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Some fights are better left un-fought

02
Jan

We should be grateful that a golden-oldies fight between George Foreman and Larry Holmes never happened. Photo / FightWireImages.com

Dec. 28 is known in some Spanish-speaking cultures as “Dia de los Santos Inocentes,” which translates as “The Day of the Innocent Saints.” It’s basically the equivalent of April Fool’s Day. And at the close of 2009, someone played a Dia de los Santos Inocentes joke on the boxing community that wasn’t funny at all.

The Puerto Rican newspaper El Nueva Diai ran a story claiming that a Felix Trinidad-Miguel Cotto fight was in the works for June at a catchweight between 158 and 164 pounds. The mere thought of a washed-up Trinidad returning to fight 2¾ years after his last bout and 5¾ years after his last win was unsettling enough. But add in the element of Cotto fighting 11 to 17 pounds over his natural weight just to make a little money from a gimmick fight, and you had something fully nauseating.

Fortunately, the story was nothing but a holiday prank. Trinidad vs. Cotto isn’t going to become reality. In a sport where comedy and tragedy often go hand in hand, this joke of a fight really was a joke. One word: Whew.



At a time when nearly everyone who follows boxing is fixated on a fight that should be the richest in the sport’s history and appears closer to a nightmarish implosion with each passing day, Trinidad-Cotto presents an example where a fight not happening is cause for celebration.

This isn’t the first time in boxing history that’s been the case. The granddaddy of such fights – pun intended since both were granddaddies at the time – was George Foreman vs. Larry Holmes, which was scheduled for Jan. 23, 1999.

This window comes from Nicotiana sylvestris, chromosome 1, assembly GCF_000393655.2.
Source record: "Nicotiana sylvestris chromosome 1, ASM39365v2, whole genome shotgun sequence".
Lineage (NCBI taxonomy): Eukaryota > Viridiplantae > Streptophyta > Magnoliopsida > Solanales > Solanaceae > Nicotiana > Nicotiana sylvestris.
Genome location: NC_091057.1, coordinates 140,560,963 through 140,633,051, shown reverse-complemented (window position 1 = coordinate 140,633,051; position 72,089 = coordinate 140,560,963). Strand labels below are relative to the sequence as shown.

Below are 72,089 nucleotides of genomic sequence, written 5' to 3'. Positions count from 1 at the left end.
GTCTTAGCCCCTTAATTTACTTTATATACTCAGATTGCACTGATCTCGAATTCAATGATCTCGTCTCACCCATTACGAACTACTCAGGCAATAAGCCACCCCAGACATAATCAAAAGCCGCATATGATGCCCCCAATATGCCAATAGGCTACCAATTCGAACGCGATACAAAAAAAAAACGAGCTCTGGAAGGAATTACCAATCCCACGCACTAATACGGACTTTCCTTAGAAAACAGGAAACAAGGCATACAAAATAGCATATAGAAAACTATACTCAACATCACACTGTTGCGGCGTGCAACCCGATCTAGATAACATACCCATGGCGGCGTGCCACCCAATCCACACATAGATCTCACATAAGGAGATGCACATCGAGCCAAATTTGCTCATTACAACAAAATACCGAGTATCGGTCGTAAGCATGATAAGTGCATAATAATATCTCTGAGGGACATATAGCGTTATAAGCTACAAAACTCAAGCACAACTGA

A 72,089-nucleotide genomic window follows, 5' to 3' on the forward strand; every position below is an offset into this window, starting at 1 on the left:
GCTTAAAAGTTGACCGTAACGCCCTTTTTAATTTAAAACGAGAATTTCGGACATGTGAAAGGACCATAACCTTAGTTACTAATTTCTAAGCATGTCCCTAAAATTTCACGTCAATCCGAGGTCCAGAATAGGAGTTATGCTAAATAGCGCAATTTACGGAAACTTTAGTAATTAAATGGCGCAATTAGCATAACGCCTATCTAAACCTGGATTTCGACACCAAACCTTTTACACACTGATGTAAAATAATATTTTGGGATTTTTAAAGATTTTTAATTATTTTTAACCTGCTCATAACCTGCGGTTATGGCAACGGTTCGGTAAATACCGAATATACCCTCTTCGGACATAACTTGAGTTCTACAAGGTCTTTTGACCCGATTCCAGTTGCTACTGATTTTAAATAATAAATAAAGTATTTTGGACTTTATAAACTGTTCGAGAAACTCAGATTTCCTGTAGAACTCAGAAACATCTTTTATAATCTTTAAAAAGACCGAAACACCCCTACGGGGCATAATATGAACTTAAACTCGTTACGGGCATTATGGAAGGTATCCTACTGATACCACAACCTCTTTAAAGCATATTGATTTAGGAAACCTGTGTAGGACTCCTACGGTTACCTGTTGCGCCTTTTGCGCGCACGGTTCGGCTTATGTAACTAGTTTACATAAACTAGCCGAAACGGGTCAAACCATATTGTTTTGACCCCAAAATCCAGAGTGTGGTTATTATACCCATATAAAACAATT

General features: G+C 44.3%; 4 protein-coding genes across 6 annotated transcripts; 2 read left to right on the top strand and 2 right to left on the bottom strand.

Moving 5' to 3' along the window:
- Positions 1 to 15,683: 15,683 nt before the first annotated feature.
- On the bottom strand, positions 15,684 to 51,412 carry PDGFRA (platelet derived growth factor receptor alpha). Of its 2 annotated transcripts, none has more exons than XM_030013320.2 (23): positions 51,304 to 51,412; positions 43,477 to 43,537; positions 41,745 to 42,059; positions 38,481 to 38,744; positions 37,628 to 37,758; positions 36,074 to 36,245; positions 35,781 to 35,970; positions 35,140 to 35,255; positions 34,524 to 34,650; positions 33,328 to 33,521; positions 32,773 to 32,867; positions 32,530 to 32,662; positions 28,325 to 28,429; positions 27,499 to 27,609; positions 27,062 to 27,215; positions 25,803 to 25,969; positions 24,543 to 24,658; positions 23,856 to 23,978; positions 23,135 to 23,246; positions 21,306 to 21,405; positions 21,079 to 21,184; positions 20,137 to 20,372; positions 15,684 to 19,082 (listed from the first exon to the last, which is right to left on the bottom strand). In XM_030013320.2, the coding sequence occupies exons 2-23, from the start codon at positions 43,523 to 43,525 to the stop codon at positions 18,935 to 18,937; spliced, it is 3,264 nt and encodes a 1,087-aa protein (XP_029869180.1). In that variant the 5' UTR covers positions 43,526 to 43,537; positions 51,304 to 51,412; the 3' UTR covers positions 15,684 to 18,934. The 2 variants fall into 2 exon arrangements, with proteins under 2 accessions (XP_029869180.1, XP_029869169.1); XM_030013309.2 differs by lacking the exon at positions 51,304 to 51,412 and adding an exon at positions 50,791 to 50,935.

The pay-per-view fight matching former heavyweight champions with a combined age of 99 appeared to be a done deal. Foreman was guaranteed a purse of $10 million, Holmes $4 million, and each was given a non-refundable 10 percent advance. They went on a press tour, complete with all of the expected one-liners, both from the fighters and from the press in return. “Usually, the doctors check a fighter’s heart,” Foreman offered up, “but with Larry and me, they’re just going to see if we have a pulse.” The media playfully dubbed it “The Battle of the Aged.”

But as 1998 neared its end, it came out that the event’s promoter, Roger Levitt, didn’t have the financial backing he needed and couldn’t provide the fighters with the letters of credit they were requesting in order to go through with the fight. On Jan. 2, three weeks before fight night, Foreman officially pulled out.

And with that, boxing was spared a sad spectacle. “You got two guys almost the same age that are going to fight,” Holmes had said in the build-up to the aborted bout. “We might not fight like young guys today, but we are going to fight.” If that’s the best you can do to sell a fight, then it’s likely for the best that it not happen.